Raleigh -- North Carolina Governor Roy Cooper - Cooper’s Plan Gets North Carolina to Best in the Southeast in Teacher Pay in 4 years, Proposes a Strong Education Bond to Build and Renovate Schools
Mar 5, 2019
Governor Roy Cooper today proposed a plan to raise teacher pay and a strong education bond to benefit schools from kindergarten through college.
Gov. Cooper outlined his plan while speaking to middle school educators at a conference in Greensboro and will provide more details in his upcoming proposed state budget.
“North Carolina ranks 37th in teacher pay, and that’s not good enough,” Gov. Cooper said. “We need to put our schools first, and that starts with paying teachers and principals better and treating them like the professionals they are."
Better Pay for Educators
The governor’s plan puts North Carolina on a path to become best in the Southeast in teacher pay in four years. Teachers would see an average pay raise of 9.1% over two years with no teacher receiving less than a 3% raise in either year.
The plan eliminates salary plateaus for veteran teachers, allowing teachers with up to 30 years of service to earn more for each year of service. Under the current teacher pay plan enacted by legislators, teachers who keep working beyond 15 years receive only one pay raise of $2,000 after their 24th year of service.
In addition, Gov. Cooper proposes restoring extra pay for teachers who hold a master’s degree in the subject they teach and eliminating the requirement that teachers pay for their own substitutes when they take a personal leave day.
Gov. Cooper’s plan also provides experience-based raises for school principals. Principals would earn more based on both experience as a principal and the size of the student body they lead. The plan also restores salary supplements for principals who hold advanced degrees.
To invest in better schools from kindergarten through college as well as to improve other critical infrastructure, Gov. Cooper proposes putting a bond worth $3.9 billion to a vote of the people.
“A bond is the smartest way to invest in school construction and renovation and other critical needs without causing harmful cuts elsewhere. With a school bond, we’ll get hammers swinging all across the state and still be able to afford good teachers and principals,” Gov. Cooper said.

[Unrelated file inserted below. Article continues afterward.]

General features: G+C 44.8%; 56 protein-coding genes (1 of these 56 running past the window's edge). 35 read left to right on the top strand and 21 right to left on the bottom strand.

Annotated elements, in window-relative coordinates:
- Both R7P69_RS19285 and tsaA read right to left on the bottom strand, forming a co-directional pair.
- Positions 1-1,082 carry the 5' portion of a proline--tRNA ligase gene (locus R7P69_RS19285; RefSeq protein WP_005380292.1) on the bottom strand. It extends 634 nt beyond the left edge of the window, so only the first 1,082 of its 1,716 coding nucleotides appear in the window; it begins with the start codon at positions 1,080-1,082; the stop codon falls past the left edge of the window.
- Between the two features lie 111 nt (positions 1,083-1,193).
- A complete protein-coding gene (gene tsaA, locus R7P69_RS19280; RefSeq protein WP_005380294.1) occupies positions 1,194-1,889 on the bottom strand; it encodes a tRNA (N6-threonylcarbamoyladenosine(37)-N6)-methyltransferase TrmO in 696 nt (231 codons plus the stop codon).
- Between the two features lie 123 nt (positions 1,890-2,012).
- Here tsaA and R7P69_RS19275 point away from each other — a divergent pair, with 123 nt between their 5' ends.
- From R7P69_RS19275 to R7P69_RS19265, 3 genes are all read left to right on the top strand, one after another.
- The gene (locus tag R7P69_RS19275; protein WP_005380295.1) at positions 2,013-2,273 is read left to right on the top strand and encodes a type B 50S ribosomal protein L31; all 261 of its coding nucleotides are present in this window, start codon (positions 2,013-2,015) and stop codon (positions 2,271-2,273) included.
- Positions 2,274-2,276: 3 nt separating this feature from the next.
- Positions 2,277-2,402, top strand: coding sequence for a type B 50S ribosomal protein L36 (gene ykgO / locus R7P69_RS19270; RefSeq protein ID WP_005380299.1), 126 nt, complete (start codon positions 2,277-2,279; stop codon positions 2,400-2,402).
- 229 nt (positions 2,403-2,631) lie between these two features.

The proposed bond would include $3.1 billion for education efforts, including $2 billion for K-12 public schools statewide, $500 million each for facility improvements at community colleges and University of North Carolina System institutions, and $100 million in the NC History Museum and the NC Zoo.
Also included in the bond proposal would be $800 million to invest in clean water through local water and sewer projects.
A bond is a fiscally responsible option for making these investments, offering stability for school districts, colleges and universities, and local governments planning their budgets. It also allows the people of North Carolina the chance to voice their opinion on making these public investments.
Future Teachers, Safer Schools
Gov. Cooper’s budget offers $5 million to recruit, retain, and support quality teachers and $5.3 million for more professional development opportunities for teachers and school leaders. To bring more good teachers into the profession, Gov. Cooper plans to invest $4 million to expand the Teaching Fellows program to include more universities and more types of teachers.
To keep schools safe and students healthy, the governor’s budget provides $40 million to hire more school nurses, counselors, psychologists, social workers and school resource officers. His budget also includes $15 million for safety improvements and training at K-12 schools. Both recommendations were endorsed in a report issued last month by a special school safety committee headed by local sheriffs.
The governor’s plan also includes $29 million in new funding for schools to purchase more textbooks, digital resources, instructional supplies, and enhanced digital learning opportunities for students.
“Public education is our most important job as a state, and we must do better,” Gov. Cooper said. “Better pay for educators, safe, modern school buildings, and opportunities for students to learn and stay healthy are critical to our state’s future and we must invest in them.”